Light From The Shadows


Has art always been part of your life?

My parents encouraged my artmaking, and I was even tagged as “the artist” of the family. Back then, art was encouraged in school, so that was a way for me to excel. I received a lot of positive feedback from my teachers, which always stuck with me. It hasn’t always been easy, of course. I wasn’t the greatest student in high school. And it wasn’t until I got married and moved to California in the early nineties that I went to college. At the time, my wife said, “You can’t just get a degree in painting” (which secretly was my plan), so I got my associate’s degree from Cal State Fullerton with a concentration in graphic design and then went into design. In fact, I didn’t even take a painting class in college.

You’ve also dealt with personal tragedies: cancer and the loss of a child. Would you elaborate on how they affected you?

When you go through something like cancer, you always say that you’re going to be a better person and do things you want to do. And that’s what I thought. But then you get right back into life and lose a little bit of that motivation. In contrast, when my son passed away, I was so numb. Your thinking is so different, and you don’t really consider what-ifs. I don’t think my wife would have ever let me go down this art path if it wasn’t for that situation.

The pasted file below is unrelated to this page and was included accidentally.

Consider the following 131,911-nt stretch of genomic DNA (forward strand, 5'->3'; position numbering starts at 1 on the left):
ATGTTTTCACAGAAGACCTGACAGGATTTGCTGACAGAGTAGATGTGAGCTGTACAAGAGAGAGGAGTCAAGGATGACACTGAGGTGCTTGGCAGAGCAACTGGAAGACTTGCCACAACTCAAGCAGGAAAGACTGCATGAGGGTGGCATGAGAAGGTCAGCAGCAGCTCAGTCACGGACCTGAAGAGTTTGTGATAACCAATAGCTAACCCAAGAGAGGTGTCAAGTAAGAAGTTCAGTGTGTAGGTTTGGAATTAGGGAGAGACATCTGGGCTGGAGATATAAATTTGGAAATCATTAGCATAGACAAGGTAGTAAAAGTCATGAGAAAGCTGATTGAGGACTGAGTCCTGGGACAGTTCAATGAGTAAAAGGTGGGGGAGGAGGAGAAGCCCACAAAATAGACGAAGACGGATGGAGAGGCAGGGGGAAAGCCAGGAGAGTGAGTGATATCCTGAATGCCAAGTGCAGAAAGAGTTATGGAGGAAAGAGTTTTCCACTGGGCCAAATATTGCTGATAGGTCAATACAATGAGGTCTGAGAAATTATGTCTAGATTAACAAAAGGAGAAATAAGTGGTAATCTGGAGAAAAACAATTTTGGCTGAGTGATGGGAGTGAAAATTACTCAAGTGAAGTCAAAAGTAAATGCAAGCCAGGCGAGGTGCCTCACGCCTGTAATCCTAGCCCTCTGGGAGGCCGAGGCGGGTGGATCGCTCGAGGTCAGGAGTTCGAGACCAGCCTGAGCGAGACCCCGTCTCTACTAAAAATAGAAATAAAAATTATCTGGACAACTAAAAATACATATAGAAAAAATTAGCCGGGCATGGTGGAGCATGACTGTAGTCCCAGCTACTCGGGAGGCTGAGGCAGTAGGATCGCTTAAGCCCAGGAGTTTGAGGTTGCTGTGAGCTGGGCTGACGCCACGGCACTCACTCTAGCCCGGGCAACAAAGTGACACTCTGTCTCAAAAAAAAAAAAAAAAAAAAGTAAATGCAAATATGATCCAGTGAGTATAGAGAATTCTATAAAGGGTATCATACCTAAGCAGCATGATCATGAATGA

What helped you grow as an artist?

I’ve learned a lot. In the beginning, I had a good grasp of composition, color, and balance from college, but I took the process of painting for granted and struggled with it. Thankfully, I started doing workshops. There my failure was invaluable because I could look at somebody’s work and say, “I know exactly where you’re at, and I’m going to tell you what you need to do to get better.” That helped me improve my work because it made me think about my process.

You didn’t paint at all in college, so how did you become an acrylic painter?

I want to approach things in the simplest, most straightforward way I can. I started with pastels, figuring it would be an easier transition from drawing because they’re like pencils. Well, that wasn’t true. I enjoyed pastels, but I had a hard time because you’re not mixing color; you’re layering it, which I couldn’t make happen. Plus, pastels are messy, and I don’t like to clean anything. Don’t get me wrong—I love oil paint, even the smell of it. But we only had acrylics in high school and they’re easy to use, so that seemed like a natural place to start.

How has California inspired you?

I have a good story about this. In Chicago, where I grew up, it’s almost all flatland. Still, when I was ten years old, I did a painting of mountains and a lake. After we moved to California, we eventually settled in Orange County, which has a man-made lake with mountains as a backdrop—the exact scene that I painted as a child. Somehow, I was inspired by these mountains and lakes and trees that I knew existed but had never seen. I feel like I was meant to be here.